Freymäurerische Versammlungsreden der Gold- und Rosenkreutzer des alten Systems. Mit zwölf eingedruckten Vignetten.

Amsterdam [but Leipzig], 1779.

8vo, pp. [2], iii-xvi, [5], 6-304, with 12 copper-engraved emblematic vignettes by Hejonagogerus Nugir; slightly foxed in places but a very good copy, uncut in contemporary blue paper boards, gilt red morocco lettering-piece to spine, later ink imprint at foot; from the Charlesworth Masonic Library, with morocco ownership label to upper board and printed shelfmark labels to front pastedown and spine.


US $1828€1772

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First edition of a Rosicrucian emblem book with twelve alchemical engravings, signed (most likely pseudonymously) ‘Hejonagogerus Nugir’, combining Christian tradition with cryptic symbols and Hermetic occultism.

A very rare revelation of the rites of the Order of the Golden and Rosy Cross, the Freymäurerische Versammlungsreden were published anonymously in Leipzig, with the 'Amsterdam' false imprint. In his preface the author claims to have bought the detailed transcriptions of masonic gatherings from a local while travelling between Ravenna and Rimini, where a mason had allegedly fallen from a coach at night and been unable to recover his papers. After waiting almost two years in the hope of finding the rightful owner of the texts, the author decided to publish them, despite knowing that they were intended ‘nur für geheime Freunde’.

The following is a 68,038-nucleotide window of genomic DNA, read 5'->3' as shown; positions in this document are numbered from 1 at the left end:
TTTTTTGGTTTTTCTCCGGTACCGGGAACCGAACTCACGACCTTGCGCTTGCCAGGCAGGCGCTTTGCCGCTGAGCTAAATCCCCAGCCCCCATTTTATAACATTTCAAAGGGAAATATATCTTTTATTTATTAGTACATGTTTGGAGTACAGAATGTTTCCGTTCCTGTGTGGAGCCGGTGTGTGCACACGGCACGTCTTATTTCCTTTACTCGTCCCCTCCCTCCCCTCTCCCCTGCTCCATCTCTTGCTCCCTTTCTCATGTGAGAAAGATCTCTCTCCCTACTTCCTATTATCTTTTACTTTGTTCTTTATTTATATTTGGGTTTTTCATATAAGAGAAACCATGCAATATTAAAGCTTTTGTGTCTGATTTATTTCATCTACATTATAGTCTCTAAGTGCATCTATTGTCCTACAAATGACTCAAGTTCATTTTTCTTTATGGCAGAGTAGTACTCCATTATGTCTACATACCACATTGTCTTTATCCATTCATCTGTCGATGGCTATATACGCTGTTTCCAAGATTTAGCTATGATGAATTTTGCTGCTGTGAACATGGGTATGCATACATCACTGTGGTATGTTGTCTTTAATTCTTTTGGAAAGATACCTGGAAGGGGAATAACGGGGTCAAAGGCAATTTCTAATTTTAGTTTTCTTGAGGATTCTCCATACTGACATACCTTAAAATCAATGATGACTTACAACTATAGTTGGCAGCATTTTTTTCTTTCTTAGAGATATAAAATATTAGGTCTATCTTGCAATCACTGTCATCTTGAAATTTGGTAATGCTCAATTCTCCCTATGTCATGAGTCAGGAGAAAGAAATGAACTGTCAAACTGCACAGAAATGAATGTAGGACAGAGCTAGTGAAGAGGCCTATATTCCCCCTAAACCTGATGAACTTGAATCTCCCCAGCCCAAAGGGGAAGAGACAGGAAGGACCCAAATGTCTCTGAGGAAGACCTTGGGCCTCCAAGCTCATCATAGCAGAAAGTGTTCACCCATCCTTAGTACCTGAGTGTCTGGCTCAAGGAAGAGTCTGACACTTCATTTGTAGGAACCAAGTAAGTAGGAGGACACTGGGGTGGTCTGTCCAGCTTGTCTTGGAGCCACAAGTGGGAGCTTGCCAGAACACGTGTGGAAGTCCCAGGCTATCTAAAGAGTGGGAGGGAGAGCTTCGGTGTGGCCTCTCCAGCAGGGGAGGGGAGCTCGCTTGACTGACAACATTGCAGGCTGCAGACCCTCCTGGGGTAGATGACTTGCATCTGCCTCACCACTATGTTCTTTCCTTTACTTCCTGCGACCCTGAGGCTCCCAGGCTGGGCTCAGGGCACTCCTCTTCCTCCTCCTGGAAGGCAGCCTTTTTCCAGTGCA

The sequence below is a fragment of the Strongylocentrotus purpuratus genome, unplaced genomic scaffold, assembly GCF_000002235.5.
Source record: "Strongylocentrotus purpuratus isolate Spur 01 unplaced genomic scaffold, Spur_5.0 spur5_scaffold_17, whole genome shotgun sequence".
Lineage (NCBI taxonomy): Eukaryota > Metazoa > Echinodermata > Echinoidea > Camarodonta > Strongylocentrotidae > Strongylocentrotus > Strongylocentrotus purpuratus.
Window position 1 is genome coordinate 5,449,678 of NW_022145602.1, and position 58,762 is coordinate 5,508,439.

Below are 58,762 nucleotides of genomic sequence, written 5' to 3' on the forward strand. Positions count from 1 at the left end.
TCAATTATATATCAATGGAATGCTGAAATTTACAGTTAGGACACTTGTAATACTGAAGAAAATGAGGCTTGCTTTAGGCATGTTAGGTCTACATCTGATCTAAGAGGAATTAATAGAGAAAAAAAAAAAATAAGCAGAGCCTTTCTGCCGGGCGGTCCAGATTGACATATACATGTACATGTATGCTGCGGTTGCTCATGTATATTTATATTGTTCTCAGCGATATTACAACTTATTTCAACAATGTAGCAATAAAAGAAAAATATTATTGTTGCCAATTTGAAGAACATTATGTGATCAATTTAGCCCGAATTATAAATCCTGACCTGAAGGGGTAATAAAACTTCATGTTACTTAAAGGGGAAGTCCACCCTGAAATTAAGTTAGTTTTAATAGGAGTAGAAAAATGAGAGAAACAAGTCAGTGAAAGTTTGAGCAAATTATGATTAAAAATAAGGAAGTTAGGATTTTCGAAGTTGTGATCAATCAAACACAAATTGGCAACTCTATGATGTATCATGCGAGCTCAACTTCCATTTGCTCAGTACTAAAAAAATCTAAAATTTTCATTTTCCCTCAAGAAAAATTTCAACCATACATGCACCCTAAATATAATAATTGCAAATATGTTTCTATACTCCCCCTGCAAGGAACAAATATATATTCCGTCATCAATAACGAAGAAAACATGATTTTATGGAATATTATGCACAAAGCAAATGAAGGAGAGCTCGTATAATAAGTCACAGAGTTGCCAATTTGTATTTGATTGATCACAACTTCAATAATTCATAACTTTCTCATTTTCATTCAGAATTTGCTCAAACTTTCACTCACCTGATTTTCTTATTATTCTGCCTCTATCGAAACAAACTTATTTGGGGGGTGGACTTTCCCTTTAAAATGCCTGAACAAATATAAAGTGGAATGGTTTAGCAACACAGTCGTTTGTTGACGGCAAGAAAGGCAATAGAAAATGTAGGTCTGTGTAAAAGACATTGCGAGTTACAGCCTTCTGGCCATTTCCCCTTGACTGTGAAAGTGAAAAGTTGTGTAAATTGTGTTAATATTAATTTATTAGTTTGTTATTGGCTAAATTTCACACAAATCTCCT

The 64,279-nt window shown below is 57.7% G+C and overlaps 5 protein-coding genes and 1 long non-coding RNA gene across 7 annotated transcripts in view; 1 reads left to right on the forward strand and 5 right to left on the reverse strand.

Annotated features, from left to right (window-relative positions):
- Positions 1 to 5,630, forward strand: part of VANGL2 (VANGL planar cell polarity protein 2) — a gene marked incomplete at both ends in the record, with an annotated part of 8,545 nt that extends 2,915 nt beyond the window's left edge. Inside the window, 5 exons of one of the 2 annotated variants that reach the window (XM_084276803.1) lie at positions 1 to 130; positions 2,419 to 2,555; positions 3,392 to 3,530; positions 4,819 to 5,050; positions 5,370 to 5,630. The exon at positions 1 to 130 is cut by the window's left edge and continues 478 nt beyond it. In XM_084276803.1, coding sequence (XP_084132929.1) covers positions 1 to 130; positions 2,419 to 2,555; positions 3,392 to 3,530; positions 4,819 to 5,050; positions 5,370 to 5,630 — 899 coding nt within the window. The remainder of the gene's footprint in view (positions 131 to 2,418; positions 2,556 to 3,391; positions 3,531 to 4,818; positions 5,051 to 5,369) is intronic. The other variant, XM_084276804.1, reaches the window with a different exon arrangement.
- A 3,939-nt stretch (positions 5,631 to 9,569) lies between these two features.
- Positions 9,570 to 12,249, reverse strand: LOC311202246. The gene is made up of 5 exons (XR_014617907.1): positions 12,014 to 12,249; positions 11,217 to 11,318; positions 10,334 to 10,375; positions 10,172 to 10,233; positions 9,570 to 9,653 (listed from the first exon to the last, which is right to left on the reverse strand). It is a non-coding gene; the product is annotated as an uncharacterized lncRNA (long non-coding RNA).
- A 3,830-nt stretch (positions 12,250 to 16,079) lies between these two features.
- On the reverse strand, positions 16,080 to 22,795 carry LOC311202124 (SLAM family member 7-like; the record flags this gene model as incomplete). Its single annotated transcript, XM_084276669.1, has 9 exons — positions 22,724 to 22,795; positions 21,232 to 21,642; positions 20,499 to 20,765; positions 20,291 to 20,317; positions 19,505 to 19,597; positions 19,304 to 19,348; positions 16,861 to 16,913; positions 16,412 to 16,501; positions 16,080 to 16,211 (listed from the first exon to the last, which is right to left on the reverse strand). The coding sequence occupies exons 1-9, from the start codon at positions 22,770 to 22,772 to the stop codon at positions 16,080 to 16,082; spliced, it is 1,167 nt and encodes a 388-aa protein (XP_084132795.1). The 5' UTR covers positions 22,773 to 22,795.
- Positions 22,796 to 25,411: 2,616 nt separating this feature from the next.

An organization of Master Masons for the study of alchemy and promotion of Hermeticism, the Order of the Golden and Rosy Cross was founded in Frankfurt circa 1757 by Hermann Fichtuld, although its origins were claimed to be considerably earlier, and soon grew to be the leading Rosicrucian association, with centres throughout Germany and eastern Europe and counting Friedrich Wilhelm II of Prussia among its members.

The work is usually attributed to Hans Heinrich von Ecker und Eckhoffen (1750-1790, or possibly his frequently interchanged brother, Hans Karl, 1754-1809), himself a senior freemason and Rosicrucian. His reason for surreptitiously publishing the secrets of his own order is unknown, but it likely caused substantial strife – by 1782 he had been expelled from the Order of the Golden and Rosy Cross, publishing the openly hostile work Der Rosenkreuzer in seiner Blöße, in which he accused the Rosicrucians of being puppets in the control of the Jesuits.

Copac records only two copies in the UK (British Library and Glasgow University).

Caillet 4226.

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